Disaster and Contingency Planning Lessons from the ICU
March 14, 2018
Topicsdisaster planning, Management, Resources, Responsibility
In a hospital, lives are saved or lost long before patients’ treatment plans are written and implemented.
Planning is Impersonal
Stefan Swanepoel advises leaders to “see the whole [chess] board” strategy-wise. Are you a leader tasked with planning for routine operations along with the response when routines are disrupted in ways big or small? Then you need to remember that success, in Swanepoel’s words, “isn’t just the next move - it’s what you do three, four, even 10 steps after that really counts.”
Reality is Personal
Once a problem occurs, those generic pieces on a board turn into real people. Real people whose issues hold emotional and financial consequences.
When my mom was hospitalized for two months, I would sit in her room and stare at the array of machines and tubes surrounding her. Oxygen flowed from a wall panel. It seemed to come from nowhere and be unlimited in supply.
A hospital may have plenty of modern equipment at its disposal, but events can spiral out of control quickly. Human administrative failures and infrastructure inadequacies are not a match for mother nature sometimes. That was the case for Memorial Hospital after Hurricane Katrina in 2005.
When Plans Fail
It’s inaccurate to accuse Memorial Hospital of not having a disaster plan. Theirs was 246 pages long. They had a designated disaster coordinator.
What they didn’t have was a leader who had looked ahead multiple steps. They also failed to convert the generic pieces into living, breathing human beings whose survival hinged on what moves they made next.
No one at Memorial knew that the surrounding levees would break after Katrina, isolating the hospital. That the generators, whose move to a higher floor had always fallen to a lower budget priority than some other need, would be incapacitated by flooding. That the presence of patients of a provider that was leasing the seventh floor would multiply the census of extremely ill patients exponentially.
Everyone’s Loved One is Number One
One physician took primary control during the Katrina crisis at Memorial. She implemented a makeshift triage plan and decided to put patients in three categories to organize the order in which they would be rescued as helicopters arrived. Patients in relatively “better” health were designated one’s. The patients with more severe issues got a two designation. Patients with DNR orders or other grave conditions were placed in the last priority, given the number three.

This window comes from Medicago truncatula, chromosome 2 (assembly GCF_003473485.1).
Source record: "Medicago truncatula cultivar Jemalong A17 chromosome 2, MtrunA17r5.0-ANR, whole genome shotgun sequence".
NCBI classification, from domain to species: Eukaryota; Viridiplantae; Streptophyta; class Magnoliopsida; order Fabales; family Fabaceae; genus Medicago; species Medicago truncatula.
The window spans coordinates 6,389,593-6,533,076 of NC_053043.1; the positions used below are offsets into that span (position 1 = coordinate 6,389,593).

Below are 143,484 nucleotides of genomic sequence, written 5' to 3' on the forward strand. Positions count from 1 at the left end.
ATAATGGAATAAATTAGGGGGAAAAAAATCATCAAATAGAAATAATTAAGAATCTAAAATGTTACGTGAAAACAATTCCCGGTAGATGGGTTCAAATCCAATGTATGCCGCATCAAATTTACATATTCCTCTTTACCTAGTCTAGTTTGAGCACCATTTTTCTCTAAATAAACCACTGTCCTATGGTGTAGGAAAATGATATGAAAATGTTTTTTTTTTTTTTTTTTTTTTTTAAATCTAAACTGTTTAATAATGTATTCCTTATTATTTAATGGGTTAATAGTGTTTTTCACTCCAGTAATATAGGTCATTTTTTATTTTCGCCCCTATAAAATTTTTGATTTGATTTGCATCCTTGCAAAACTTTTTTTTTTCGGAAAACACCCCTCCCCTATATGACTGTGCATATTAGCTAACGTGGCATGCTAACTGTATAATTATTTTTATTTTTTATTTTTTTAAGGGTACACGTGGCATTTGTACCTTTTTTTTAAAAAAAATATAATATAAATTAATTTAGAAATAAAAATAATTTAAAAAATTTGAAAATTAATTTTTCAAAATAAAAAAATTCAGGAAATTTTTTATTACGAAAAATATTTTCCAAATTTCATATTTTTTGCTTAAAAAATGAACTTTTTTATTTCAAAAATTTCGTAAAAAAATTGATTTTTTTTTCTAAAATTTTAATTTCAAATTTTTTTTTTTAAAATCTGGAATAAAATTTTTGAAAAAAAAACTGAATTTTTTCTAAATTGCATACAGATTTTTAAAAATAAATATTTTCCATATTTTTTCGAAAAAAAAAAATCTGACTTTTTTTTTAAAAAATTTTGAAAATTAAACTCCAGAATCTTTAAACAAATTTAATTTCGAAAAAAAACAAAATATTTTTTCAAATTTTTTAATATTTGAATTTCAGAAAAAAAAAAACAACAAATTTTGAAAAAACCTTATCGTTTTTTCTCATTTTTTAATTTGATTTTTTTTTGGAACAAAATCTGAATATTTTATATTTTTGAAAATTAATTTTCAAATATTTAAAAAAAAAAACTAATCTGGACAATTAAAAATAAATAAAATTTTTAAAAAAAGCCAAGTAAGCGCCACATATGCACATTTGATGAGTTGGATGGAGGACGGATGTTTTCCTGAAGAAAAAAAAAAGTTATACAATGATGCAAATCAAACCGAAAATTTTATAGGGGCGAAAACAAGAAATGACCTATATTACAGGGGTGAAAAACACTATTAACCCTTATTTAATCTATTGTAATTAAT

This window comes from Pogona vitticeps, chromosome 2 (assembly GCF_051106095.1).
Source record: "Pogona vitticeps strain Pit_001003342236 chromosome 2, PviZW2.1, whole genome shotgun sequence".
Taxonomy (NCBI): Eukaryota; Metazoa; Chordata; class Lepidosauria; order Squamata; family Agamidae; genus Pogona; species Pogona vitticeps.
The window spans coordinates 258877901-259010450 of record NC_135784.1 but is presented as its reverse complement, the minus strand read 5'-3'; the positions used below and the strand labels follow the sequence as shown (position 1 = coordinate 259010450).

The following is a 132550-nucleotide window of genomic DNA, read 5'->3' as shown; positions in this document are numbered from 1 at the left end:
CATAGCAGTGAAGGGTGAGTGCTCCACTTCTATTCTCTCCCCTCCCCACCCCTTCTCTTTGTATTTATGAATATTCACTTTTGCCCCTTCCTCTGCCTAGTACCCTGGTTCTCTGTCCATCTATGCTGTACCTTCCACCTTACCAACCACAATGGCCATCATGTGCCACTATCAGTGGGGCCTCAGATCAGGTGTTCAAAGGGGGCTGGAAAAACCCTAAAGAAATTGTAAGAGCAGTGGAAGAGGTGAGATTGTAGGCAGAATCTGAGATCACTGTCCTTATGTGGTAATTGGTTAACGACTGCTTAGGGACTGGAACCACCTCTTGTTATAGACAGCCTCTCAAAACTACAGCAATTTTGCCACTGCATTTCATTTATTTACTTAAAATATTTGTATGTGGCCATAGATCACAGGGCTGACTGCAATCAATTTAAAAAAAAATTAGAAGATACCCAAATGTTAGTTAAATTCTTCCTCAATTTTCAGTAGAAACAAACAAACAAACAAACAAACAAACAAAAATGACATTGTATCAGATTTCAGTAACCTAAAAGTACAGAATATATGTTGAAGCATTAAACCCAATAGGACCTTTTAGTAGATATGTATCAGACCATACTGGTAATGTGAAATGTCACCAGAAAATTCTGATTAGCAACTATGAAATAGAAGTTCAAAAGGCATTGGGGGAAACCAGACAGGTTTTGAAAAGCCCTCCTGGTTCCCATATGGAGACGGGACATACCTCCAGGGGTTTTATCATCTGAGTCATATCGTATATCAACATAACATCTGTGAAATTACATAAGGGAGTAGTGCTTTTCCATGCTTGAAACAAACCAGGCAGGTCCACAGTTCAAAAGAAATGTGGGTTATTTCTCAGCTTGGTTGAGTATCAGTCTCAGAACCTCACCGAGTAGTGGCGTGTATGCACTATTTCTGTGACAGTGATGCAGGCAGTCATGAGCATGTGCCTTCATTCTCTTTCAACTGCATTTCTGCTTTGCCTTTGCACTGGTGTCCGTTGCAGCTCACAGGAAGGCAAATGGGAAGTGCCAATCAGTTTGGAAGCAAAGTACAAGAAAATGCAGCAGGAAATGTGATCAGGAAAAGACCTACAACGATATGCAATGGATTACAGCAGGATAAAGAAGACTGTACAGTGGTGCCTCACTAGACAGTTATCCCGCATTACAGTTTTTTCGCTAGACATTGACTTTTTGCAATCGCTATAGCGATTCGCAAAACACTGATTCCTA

That same physician was subsequently charged with second-degree murder. She was accused of choosing to euthanize the sickest patients without their consent (the charges were later expunged).
A comprehensive review of the situation indicates that, at a minimum, people in authority were scrambling to deal with their pieces of the game. No one was watching the whole board.
Small Decisions and Omissions Matter Too
My mom’s cardiac ICU room was in a brand-new tower of a major hospital complex. This tower was across the street from the original facility, which still served medical ICU patients. Amid her medical crisis, the respiratory therapists and staff were having difficulty finding a bipap mask to fit her face and keep the air in. They decided a mask with a silicone seal may work best. That mask, though, was “across the street.” A discussion ensued about whether it made sense to go hunting for it.
Would a major teaching hospital really let a patient slip closer to death for lack of having assured adequate inventory when they moved facilities?
One Piece Does Not a Chess Game Make
If you are a leader, look at your organizational chess board at a calm time. If you are a line employee, acquaint yourself with your organization’s contingency and disaster plans. Get on the planning committee. Become an advocate.
No matter where you are on the org chart, keep sight of the fact that each piece on the board is an individual with dignity.
My mom would probably have been a “three” under the Memorial “triage” system, at best a two.
A crisis is not the time to decide who is a one and who isn’t.